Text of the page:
Ms PENNICUIK (Southern Metropolitan) -- On 29 November I attended a commemoration service hosted by Asbestoswise and the Construction, Forestry, Mining and Energy Union for the lives of those touched by asbestos. Australia has the highest reported incidence of asbestos-related disease in the world, including the highest instance of mesothelioma.
Ms PENNICUIK (Southern Metropolitan) -- My question is to the Minister for Corrections, Mr O'Donohue. It pertains to the plan announced by the government to house minimum-security prisoners in shipping containers -- which I note he did not mention in his answer to the Dorothy Dixer from Mr Elsbury about prison overcrowding -- and plans by Corrections Victoria to operate work camps where rotating teams of minimum-security prisoners will work on conservation and general maintenance projects in regional areas while living in the community for seven days in temporary accommodation, such as vacant community halls. My question to the minister is: is it just a coincidence that these two plans were announced in the same week or are they related, and does it indicate that the majority of the 11 per cent jump in prisoner numbers is occurring in minimum-security prisons?
Ms PENNICUIK (Southern Metropolitan) -- I would like to start by quoting Nelson Mandela, who said:
Education is the most powerful weapon which you can use to change the world.
This quote is on the wall of the foyer of the Australian Education Union's building in Clarendon Street, Southbank.
Ms PENNICUIK (Southern Metropolitan) -- The Owners Corporations Amendment Bill 2013 is a fairly simple bill. It seeks to confirm the intention of the principal act that the annual fees of an owners corporation should be set according to the liability of each member of an owners corporation.
MS PENNICUIK — To ask the Minister for Corrections: In relation to the increase in prisoner numbers in Victoria in the last twelve months:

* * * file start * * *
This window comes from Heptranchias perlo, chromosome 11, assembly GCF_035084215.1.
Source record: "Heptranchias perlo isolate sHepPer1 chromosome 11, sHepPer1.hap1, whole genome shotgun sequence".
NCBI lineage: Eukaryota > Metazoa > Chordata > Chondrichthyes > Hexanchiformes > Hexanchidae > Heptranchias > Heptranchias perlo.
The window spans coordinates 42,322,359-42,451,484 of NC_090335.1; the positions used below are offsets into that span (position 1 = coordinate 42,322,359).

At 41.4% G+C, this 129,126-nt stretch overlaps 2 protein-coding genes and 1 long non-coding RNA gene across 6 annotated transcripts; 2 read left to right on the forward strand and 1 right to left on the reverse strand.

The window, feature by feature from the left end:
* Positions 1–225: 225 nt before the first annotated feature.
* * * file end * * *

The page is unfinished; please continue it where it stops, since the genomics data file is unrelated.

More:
Colleen Hartland - Speech in Parliament: My adjournment matter tonight is for the Minister for Police and Emergency Services. My adjournment matter relates to the fire services property levy. Before reform in 2012 the Metropolitan Fire Brigade (MFB) received 75 per cent and the Country Fire Authority (CFA) received 77.5 per cent of annual estimated expenditure directly from insurance companies. State and local governments contributed the remaining amount. Insurance companies then recuperated these funds via the fire services levy on insured properties.
Mr BARBER (Northern Metropolitan) -- I will be somewhat more expansive. I am looking forward to serving on this committee and bringing forth a report card on another aspect of Mr Davis's management of his portfolio -- that is, the very important question of energy use, broader resource use if you like, within the health sector. Of course we will conclude at the end of this inquiry, as we now already know, that the carbon tax itself has raised the cost base to the health sector by 0.1 per cent.
Of all the aspects of managing a modern health system, of all the drivers of cost, of all the challenges of performance, Mr Davis has permitted my committee to conduct an inquiry into one aspect, which is the carbon tax having a 0.1 per cent impact on the cost base.
Mr BARBER (Northern Metropolitan) -- I will not try to capture the essence of Mr Mandela's leadership. I would be here for many hours and possibly still find myself not up to the task, but it has been touching over recent days to hear people talk about Mr Mandela in one of two ways: one way being what he meant to the world, and the other way being what he meant to them personally.
Mr BARBER (Northern Metropolitan) -- My adjournment matter tonight is for the Minister for Energy and Resources. In a similar vein to a previous adjournment matter, this is about the high-handed and monopolistic behaviour of some of our electricity companies in denying rural businesses and homes the ability to have solar panels connected.
Colleen Hartland - Speech in Parliament. Along with Mr Pallas, the member for Tarneit in the other house, last week I attend a meeting at Werribee Secondary College to discuss the poor physical condition of the buildings and grounds. I understand from the school that the Minister for Education, Mr Dixon, Mr Elsbury and Mr Finn were invited; unfortunately none of them were able to attend.
I knew there were many problems with the school, but I was shocked at how bad the situation is. The school council outlined the situation for us. There is a substantial drain upon school maintenance funds, as the school has to divert funds from the current educational program, and there are potential safety, occupational health and safety and fire hazards. The urgent need for building works poses a significant risk to student and teacher safety as well as to the general community.